I didn't take any pictures of his paintings, though, because they need to be seen in person. They do not translate well in photographs. The colours don't show up properly. The magic gets lost. This might be true of all paintings, but I think it's especially true of Van Gogh. I would have had trouble getting decent pictures anyway because the gallery was swarmed, in part because every other person insisted on taking selfies with the works. Handy life hint: when you're in a crowded space with lots of people who want to see the thing you're standing in front of, have enough courtesy to move on instead of indulging your ego. Why, no, I'm not a fan of selfies. But that's a rant for another time.
If you've seen the Doctor Who episode "Vincent and the Doctor" (beautiful episode, by the way, but totally inaccurate...) you might think the Van Gogh gallery at the d'Orsay is a large, well-lit open space, with the paintings arranged logically for viewing purposes. It's not. It's narrow, dark, poorly organized, and horrible to navigate when crowded (which I assume is always). Big miss. But the paintings are amazing and make up for it.
I have to say that the d'Orsay, while featuring a stunning main hall, really suffers from poor design and organization. It needs more bathrooms, some water fountains, and a cafeteria, because there's no way I'm lining up for a bottle of water (they had three places to eat, of varying levels of size and swankiness and unvarying lineups). It would have been nice if the wifi network they offered to visitors actually existed. And it would have been even nicer if there was clear path marked to the exit--I was starting to feel like a rat in a multi-level maze. Very frustrating experience. But the art is amazing, so at least they got the most important thing right. Despite my frustrations, I will go back to the Musee d'Orsay--in the off season.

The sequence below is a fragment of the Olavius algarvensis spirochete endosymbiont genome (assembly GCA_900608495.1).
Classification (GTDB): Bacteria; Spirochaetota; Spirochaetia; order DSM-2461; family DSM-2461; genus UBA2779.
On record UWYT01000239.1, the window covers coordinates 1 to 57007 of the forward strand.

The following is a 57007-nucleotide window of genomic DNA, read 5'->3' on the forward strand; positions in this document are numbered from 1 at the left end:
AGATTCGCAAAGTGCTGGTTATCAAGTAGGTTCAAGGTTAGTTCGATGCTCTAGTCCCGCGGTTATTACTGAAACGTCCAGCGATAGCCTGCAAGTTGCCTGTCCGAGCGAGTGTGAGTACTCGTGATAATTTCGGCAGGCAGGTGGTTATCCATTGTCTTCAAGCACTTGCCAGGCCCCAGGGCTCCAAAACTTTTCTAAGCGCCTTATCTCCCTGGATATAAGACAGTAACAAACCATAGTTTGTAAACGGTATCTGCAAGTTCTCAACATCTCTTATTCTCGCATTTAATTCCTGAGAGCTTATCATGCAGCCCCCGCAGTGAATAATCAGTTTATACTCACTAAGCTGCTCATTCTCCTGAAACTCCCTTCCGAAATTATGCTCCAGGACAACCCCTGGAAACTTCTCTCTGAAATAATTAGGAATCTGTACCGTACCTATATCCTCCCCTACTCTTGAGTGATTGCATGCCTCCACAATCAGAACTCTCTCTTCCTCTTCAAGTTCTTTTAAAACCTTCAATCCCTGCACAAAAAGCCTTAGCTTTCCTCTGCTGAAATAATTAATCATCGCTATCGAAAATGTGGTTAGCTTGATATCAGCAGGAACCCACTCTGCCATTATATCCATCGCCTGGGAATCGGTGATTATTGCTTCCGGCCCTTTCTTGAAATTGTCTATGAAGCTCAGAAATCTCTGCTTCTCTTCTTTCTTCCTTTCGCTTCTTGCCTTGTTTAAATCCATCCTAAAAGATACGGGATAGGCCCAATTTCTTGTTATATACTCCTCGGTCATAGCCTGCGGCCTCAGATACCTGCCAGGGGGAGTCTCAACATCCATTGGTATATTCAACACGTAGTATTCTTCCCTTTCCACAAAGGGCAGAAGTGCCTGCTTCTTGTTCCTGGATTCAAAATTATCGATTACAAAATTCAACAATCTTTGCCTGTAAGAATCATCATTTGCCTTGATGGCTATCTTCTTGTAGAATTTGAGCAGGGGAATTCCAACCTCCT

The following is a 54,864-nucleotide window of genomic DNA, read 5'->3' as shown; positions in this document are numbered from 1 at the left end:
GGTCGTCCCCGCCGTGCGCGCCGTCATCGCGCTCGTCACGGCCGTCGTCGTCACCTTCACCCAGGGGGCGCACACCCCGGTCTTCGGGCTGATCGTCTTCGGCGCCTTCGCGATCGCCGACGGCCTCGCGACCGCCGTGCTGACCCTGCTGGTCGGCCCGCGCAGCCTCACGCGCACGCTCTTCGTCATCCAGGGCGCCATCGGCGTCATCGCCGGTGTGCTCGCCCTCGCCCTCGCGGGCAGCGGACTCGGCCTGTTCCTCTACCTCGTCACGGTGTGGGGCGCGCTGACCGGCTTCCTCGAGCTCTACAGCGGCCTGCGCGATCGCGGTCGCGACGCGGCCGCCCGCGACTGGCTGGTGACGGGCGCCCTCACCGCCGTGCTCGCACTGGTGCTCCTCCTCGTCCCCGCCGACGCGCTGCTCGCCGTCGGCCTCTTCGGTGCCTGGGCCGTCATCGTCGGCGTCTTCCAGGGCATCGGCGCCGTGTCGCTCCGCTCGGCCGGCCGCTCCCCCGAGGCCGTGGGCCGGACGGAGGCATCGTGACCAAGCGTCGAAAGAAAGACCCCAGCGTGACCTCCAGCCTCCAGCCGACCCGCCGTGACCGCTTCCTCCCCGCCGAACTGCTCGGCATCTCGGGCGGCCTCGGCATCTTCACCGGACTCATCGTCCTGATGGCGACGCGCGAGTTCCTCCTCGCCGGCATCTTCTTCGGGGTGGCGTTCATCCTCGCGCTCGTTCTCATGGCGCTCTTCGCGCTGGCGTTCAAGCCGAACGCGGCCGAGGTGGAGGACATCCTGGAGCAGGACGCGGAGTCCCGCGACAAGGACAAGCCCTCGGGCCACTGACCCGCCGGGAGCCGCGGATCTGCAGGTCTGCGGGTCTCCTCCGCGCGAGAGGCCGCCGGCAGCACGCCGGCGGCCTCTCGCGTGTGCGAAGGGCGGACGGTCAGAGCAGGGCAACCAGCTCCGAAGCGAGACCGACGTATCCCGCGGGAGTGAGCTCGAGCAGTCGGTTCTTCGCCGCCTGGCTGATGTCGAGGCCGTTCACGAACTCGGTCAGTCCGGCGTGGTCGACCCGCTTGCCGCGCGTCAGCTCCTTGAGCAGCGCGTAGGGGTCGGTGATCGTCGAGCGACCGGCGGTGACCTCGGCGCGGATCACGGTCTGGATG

If you're thinking of going (and you should), make sure you buy your ticket ahead of time in order to skip the line (here's a tip about that). Bring your own water/snacks. And please forget the selfies.
The first few photos were taken as I walked from the Musee de l'Orangerie to the Musee d'Orsay.
|The Statue of Liberty seemed a little out of place, until I remembered it came from France in the first place :)|
|The d'Orsay has a nice Art Nouveau collection|
|A combination hat/coat rack and umbrellas stand made by Adolphe Bergue c. 1880-90 for the actress Sarah Bernhardt|
|Vase, Emile Galle, 1900|
|Not a great photo of an amazing piece of art. Saint Michel terrassant le dragon (Saint Michael slaying the dragon), Emmanuel Fremiet, 1897|
Sérénité by Henri Martin, 1899
|Aurore by Denys Puech, 1900|
|La Danse Guerriere (The War Dance) by Victor Segoffin, 1903|
|There was a display of a series of amazing miniature set pieces made for operas. This one was made by Auguste Rube and Philippe Chaperon for an 1875 opera production of Hamlet|
|Just outside the museum are six bronze statues representing continents, originally made for the Exposition Universelle in 1878. Above is L'Europe by Alexandre Schoenewerk.|
Next Post: Paris Part 4
Missed one of my posts about France?
Paris: Part 1
Paris: Part 2